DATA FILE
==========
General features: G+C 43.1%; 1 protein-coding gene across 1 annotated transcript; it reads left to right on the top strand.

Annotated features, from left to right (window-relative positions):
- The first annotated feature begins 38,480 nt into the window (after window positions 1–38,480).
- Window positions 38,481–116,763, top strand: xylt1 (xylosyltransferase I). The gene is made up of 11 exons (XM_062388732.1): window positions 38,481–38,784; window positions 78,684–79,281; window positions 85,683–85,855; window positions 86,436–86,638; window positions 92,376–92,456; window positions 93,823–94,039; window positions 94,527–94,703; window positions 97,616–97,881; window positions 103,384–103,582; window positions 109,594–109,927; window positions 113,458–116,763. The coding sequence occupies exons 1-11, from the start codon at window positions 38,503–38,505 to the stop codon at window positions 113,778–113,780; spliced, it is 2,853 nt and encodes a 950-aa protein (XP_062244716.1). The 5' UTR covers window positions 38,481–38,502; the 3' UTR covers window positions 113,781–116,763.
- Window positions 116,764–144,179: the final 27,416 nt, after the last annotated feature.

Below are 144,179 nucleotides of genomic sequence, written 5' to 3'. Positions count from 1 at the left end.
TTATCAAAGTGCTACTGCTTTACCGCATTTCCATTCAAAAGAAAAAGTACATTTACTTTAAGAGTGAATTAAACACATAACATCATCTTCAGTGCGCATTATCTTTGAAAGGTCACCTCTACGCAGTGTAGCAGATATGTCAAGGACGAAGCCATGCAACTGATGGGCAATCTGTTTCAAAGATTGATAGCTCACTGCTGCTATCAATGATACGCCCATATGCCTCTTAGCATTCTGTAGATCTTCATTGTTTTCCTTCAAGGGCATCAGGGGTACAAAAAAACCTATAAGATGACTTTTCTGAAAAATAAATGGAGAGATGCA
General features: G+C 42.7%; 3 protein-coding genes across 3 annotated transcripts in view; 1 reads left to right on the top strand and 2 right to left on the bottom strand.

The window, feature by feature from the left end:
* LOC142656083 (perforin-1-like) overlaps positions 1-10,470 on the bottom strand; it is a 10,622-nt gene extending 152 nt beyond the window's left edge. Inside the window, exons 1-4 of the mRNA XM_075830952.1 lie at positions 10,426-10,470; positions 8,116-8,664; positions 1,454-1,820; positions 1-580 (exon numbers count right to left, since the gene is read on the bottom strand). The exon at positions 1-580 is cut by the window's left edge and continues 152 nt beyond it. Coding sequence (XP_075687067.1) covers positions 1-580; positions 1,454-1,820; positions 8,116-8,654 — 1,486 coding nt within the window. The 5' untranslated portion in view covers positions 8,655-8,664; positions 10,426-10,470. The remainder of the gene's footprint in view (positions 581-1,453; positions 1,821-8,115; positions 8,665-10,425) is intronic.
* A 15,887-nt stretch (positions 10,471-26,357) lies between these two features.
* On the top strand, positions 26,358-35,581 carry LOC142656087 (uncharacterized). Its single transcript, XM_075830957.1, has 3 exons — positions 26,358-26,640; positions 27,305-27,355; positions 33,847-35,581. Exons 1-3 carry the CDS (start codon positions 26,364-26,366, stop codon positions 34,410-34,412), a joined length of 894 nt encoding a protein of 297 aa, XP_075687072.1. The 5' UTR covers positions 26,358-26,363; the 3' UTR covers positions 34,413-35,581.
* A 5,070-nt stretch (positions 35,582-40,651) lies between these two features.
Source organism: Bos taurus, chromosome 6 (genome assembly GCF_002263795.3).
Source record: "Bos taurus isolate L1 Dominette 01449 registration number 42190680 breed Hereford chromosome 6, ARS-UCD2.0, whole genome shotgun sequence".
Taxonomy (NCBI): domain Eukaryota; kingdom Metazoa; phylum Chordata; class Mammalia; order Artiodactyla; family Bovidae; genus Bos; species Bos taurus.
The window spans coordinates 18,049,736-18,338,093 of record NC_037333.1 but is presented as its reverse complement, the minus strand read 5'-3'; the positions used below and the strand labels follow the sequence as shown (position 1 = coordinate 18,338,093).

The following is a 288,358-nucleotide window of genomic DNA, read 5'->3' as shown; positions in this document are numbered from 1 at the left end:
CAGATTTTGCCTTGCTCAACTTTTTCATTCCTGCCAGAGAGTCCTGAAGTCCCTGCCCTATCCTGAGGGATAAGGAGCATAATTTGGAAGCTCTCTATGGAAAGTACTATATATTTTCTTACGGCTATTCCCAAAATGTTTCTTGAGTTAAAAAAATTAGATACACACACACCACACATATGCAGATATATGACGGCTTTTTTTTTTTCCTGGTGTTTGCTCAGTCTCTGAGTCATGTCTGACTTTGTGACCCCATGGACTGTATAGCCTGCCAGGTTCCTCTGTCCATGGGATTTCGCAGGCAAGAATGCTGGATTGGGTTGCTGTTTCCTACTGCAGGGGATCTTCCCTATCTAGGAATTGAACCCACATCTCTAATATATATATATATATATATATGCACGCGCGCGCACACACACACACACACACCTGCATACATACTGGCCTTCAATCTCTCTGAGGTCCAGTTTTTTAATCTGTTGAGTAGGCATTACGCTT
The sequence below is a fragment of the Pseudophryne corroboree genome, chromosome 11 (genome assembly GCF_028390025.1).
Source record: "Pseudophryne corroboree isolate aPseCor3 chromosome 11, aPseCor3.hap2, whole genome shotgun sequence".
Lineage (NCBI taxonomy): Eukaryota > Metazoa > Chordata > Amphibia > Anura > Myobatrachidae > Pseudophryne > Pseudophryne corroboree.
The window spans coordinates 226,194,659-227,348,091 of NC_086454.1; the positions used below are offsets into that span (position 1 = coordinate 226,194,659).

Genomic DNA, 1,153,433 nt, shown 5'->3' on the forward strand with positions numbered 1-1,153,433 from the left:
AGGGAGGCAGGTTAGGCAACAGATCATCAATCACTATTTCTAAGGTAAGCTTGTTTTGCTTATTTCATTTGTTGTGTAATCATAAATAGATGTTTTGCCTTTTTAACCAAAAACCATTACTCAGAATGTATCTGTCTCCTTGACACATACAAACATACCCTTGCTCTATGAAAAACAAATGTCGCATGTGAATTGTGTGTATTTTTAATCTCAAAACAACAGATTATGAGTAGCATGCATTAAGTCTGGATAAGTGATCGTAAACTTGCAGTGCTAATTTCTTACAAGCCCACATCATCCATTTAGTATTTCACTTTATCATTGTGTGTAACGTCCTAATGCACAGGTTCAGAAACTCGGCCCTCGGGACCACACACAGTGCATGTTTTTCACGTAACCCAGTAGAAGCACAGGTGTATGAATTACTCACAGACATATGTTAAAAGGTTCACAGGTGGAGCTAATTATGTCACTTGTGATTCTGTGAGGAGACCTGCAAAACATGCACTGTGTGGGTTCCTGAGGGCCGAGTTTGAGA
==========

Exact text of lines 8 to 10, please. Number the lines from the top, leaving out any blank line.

General features: G+C 42.7%; 3 protein-coding genes across 3 annotated transcripts in view; 1 reads left to right on the top strand and 2 right to left on the bottom strand.

The window, feature by feature from the left end:
* LOC142656083 (perforin-1-like) overlaps positions 1-10,470 on the bottom strand; it is a 10,622-nt gene extending 152 nt beyond the window's left edge. Inside the window, exons 1-4 of the mRNA XM_075830952.1 lie at positions 10,426-10,470; positions 8,116-8,664; positions 1,454-1,820; positions 1-580 (exon numbers count right to left, since the gene is read on the bottom strand). The exon at positions 1-580 is cut by the window's left edge and continues 152 nt beyond it. Coding sequence (XP_075687067.1) covers positions 1-580; positions 1,454-1,820; positions 8,116-8,654 — 1,486 coding nt within the window. The 5' untranslated portion in view covers positions 8,655-8,664; positions 10,426-10,470. The remainder of the gene's footprint in view (positions 581-1,453; positions 1,821-8,115; positions 8,665-10,425) is intronic.